By Brian Ring

At times it is necessary for me to remind my older sister that I was the planned child. This is usually in response to her remembering a parental birthday or some other surprising feat of filial devotion. Anyone with a brother or sister will acknowledge that these instances of one-upmanship are a normal part of the pitiless dynamics of sibling relationships.

I’ve never actually dared to ask my parents if this is true, that I was the premeditated child and she was the one borne of haste, exuberance, love, or just simple accident. It’s not the type of question that readily springs forward in our family. I feel very safe to say that my sister’s arrival was, at a minimum, ill-advised. My parents both came from very modest families in rural Appalachia, and met while attending a tuition-free college in Kentucky for students from similar backgrounds. My sister was born while my mother was in her third year at the college, not long after their marriage.

Very few would describe this as a prudent decision.

I’ve never heard my parents express any regrets over my sister’s arrival. In fact they spoke with an irrational nostalgia of the tiny ramshackle cabin they moved into together after marriage. When one describes with fondness throwing a shoe to keep a rat away from the baby’s crib, you either have very low expectations for what young parenthood should be like, or have a very relaxed attitude towards poverty. Their next several years were ones that must have been difficult, or at least cluttered, with the three of them moving several times as my father worked, and then both of my parents continuing their education. My father eventually got a PhD in economics, and my mother a master’s in education.

I was born while my father had his first academic job as a professor at Columbia University. Now, secure in their early thirties, my mother could take a few years off to raise me through my early years. By the time I was in my double digits of age we were able to have summer vacations that ventured beyond visiting other relatives. Fresh milk was even purchased instead of relying on the cheaper powdered milk. Kings lived no better.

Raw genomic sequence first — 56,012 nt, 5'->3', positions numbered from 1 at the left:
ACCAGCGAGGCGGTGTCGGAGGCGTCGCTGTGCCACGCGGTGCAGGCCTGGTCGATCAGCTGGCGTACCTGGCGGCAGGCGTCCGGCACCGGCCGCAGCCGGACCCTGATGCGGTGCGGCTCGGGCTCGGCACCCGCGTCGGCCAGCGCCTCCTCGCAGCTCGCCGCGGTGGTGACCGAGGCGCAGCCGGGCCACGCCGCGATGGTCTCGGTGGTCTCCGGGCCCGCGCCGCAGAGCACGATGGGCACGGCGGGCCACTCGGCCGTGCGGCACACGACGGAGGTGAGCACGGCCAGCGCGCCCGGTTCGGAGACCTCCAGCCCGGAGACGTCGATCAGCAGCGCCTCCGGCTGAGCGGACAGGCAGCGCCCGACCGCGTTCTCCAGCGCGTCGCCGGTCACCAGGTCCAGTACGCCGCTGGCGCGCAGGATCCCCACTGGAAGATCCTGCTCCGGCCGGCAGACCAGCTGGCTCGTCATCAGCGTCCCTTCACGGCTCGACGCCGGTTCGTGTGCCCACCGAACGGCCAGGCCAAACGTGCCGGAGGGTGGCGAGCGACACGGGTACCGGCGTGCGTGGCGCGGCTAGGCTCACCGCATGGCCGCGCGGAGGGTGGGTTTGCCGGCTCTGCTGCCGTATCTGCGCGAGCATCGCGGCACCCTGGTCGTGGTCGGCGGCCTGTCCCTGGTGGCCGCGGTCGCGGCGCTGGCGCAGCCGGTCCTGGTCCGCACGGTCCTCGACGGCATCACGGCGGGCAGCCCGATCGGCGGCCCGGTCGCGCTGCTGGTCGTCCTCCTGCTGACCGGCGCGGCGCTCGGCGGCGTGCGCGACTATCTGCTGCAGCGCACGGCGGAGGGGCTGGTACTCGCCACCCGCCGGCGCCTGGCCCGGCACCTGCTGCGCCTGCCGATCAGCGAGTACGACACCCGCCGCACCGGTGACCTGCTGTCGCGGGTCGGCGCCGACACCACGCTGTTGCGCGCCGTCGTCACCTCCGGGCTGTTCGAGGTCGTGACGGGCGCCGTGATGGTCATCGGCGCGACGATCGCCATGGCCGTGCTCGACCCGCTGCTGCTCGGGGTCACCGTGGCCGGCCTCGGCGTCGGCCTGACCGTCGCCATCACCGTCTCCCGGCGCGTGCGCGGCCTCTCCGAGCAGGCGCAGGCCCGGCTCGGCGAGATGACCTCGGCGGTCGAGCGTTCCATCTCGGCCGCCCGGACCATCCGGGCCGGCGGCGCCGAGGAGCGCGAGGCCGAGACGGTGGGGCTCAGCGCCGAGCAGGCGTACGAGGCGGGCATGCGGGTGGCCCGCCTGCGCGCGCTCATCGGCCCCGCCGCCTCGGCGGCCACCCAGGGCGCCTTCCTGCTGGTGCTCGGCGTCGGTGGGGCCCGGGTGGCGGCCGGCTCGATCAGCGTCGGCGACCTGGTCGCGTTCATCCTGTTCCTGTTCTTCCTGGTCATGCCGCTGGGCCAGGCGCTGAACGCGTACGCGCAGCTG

Clearly the benefits of uniting personal economy with family planning are manifold.

Or so I tell my sister. The reality of which path led to the better child may be less clear, though I would never admit that to her. Through no fault of my parents, I left home immediately after high school to attend college, and then moved across the country, and then to the other side of the country, and then eventually out of the country all together. My sister, on the other hand, stayed nearby home, always available for birthdays or when an extra hand was needed for a trip to the doctor or what have you. Her children were the grandchildren on hand, while mine were only photos or rare visits. Monetarily, neither of us proved to be a burden (nor a blessing) to our parents. If one was to tally all our scores, I wouldn’t bet on having a majority of points in my column.

Additionally, if you need to know my parents’ anniversary date or their ages, please ask my sister, as you won’t get an accurate answer from me.

Is there a lesson in this story of a parenthood, bookended by impractical and practical childbirths? Morals are best written by a story’s author, not the characters, so I’m not sure. One simple take-home message might be to not have me as your only child. As that is a feat that’s been achieved by everyone, including my parents, congratulations all around are in order. Beyond that I’m less clear. I’d describe my parents’ approach to parenthood as pragmatic optimism. That’s a common parental path, we’re buoyed by faith and hope, yet at the same time we fill our days with the down-to-earth minutia and practicalities necessary to make those dreams a likelihood. With that simple strategy, maybe details like planned vs unplanned, scheduled vs unscheduled, impulse vs prudence, don’t matter as much as we think?